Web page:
All kids can succeed, but significant change is needed to help make it happen.
That was the message from Kati Haycock, director of the Education Trust, a national policy group, in her remarks to a packed crowd at NYSUT's "Every Child Counts: A Symposium Dedicated to Ending the Gap."
"People say we're not getting anywhere," Haycock said. "That's absolutely wrong."
Haycock, who served as executive vice president of the Children's Defense Fund before signing on to lead the Education Trust, focused on the "ugly facts" of the achievement gap before showing how steps are being taken in New York and across the nation to facilitate progress.
Data show mixed results
Haycock pointed to research demonstrating progress statewide and nationally in closing the achievement gap among certain age groups. Reading and math gaps nationally between white fourth-grade students and students of color have been steadily closing, as are eighth-grade math gaps.
New York is tied for third in the country for improvement among fourth-grade math scores for African American students and second in the nation for improvement among Latino students.
But the news, Haycock added, is not all good. There are still far fewer students of color enrolled in college-track curriculum and African American and Latino high-school students are often several years behind in math proficiency.
Dropout rates also continue to be unacceptable, Haycock said. Research shows that, of 100 white students who enter kindergarten, 94 will graduate high school. Yet, only 89 African American students, 62 Latino students and 71 American Indian/Alaskan students will graduate. Further, while 75 percent of children from high-income families graduate college by the time they are 24, only 9 percent of children from low-income families graduate.
"What kind of future are we creating?" Haycock asked attendees.
Pockets of success
Haycock said that schools where transformational success has occurred are challenging the popular notion that there is not much that can be done about the achievement gap.
Haycock referenced Elmont Jr.-Sr. High School on Long Island, which serves primarily poor students of color. Through aggressive staff development and curriculum support, the school is now in the top 6 percent of all high schools in the state.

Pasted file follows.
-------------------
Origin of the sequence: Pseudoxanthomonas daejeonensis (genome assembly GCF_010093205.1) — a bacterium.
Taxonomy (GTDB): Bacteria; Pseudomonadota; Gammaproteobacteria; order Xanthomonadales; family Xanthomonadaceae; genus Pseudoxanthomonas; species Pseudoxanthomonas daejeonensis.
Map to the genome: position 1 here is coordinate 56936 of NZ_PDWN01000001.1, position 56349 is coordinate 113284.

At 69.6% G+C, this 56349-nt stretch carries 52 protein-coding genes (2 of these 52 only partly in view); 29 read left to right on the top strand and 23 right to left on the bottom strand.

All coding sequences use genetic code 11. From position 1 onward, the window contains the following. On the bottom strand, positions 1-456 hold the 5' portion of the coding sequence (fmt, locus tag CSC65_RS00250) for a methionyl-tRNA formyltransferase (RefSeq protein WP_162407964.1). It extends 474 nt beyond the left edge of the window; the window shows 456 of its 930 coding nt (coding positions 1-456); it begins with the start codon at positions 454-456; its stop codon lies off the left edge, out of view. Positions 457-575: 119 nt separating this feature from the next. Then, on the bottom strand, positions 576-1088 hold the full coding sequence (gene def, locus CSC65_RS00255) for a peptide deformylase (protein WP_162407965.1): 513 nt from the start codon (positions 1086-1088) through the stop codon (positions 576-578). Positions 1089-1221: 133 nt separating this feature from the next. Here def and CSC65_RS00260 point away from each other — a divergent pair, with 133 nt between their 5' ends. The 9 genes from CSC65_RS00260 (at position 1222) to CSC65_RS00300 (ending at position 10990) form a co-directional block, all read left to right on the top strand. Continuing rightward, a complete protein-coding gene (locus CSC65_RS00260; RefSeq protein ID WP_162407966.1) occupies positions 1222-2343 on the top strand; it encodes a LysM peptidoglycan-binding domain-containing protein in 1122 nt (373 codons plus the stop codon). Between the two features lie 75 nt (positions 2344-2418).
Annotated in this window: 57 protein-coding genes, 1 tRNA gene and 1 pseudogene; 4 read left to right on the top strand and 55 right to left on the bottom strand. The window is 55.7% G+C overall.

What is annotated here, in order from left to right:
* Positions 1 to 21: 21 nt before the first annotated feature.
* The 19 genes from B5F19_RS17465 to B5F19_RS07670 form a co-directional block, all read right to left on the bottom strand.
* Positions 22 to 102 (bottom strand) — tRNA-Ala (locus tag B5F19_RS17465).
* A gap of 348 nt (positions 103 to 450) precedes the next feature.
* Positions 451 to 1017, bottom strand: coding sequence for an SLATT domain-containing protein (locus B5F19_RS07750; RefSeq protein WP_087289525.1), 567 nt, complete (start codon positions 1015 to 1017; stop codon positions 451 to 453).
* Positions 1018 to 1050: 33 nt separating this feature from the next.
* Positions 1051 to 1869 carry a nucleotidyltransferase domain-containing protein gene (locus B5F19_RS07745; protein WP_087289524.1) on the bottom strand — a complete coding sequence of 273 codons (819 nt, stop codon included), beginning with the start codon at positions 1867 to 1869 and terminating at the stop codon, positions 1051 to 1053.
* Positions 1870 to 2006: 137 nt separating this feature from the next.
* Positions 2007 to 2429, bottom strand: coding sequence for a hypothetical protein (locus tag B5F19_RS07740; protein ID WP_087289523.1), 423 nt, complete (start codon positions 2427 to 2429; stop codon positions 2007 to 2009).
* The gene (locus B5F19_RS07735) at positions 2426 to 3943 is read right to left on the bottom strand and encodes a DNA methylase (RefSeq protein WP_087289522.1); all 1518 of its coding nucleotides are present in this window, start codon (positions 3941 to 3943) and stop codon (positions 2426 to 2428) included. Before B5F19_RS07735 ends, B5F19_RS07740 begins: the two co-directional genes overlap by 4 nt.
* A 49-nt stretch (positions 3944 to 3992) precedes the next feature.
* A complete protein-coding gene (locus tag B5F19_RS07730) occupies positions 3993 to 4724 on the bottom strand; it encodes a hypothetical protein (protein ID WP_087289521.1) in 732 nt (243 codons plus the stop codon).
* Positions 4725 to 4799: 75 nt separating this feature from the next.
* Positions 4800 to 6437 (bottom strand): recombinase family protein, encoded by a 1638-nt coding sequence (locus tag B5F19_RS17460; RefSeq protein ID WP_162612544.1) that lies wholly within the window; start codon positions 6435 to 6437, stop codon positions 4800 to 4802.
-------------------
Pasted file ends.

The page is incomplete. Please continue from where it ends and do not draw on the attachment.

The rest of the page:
Other schools -- such as Stanton Elementary in Philadelphia, Capitol Elementary in Atlanta, Frankford Elementary in Delaware and University Park Campus School in Worcester, Mass. -- have been able to achieve remarkable turnarounds, often resulting in near-perfect pass rates on state assessments and the narrowing of achievement gaps.
Haycock said schools that have had success closing the achievement gap often have six characteristics in common:
1) They focus on what they can do. Educators know they can't change things like poverty and where their students live, so they, instead, focus on what they can do to get students on track academically.
2) They don't leave anything about teaching to chance. They give teachers a very clear sense of what should be taught, what kind of work students should be given and what constitutes "good enough." This keeps teachers from lowering expectations simply because students are behind.
3) They set high goals. These schools don't just focus on achieving proficiency, but on getting their students to advanced levels.
4) They are obsessive about instructional time. Research shows that, by the time some schools account for holidays, conference days, school trips, and other events, the amount of instructional time each year is reduced drastically. Schools that have had success narrowing the achievement gap remove distractions and try to maximize instructional hours.
5) They are driven by students needs. For example, schools that are closing the gap provide extra instruction in areas where students need improvement.
6) Good schools know how much teachers matter and act on that knowledge. Studies show that poor students and students of color are often far more likely to have inexperienced teachers. Top-performing schools, by contrast, match experienced teachers with students who most need their help.
"We've got to address the perverse status hierarchy where status comes from how elite the kids are who you teach," Haycock said.
New York: challenges and hope
In its mission to close the achievement gap, New York must address some serious challenges, Haycock said. For example, New York currently leads the nation in funding for high-poverty schools versus low-poverty schools. That gap of $2,319 per student can add up to almost $1 million in an elementary school with 400 students, a devastating sum.
Still, Haycock said she sees many encouraging signs in New York. For example, Haycock praised a plan passed by the state Legislature to expand pre-K access and she pointed out that more New York special education students than ever are getting Regents diplomas and going to college.
From 2000 to 2005, New York City cut in half the number of new teachers in high-poverty schools that failed the licensure exams even once. Some New York City students, by fourth grade, are up to two grade levels ahead of students in other urban centers.
With the right support that recognizes the challenges of high-needs schools, Haycock said, students "absolutely, in fact, can achieve."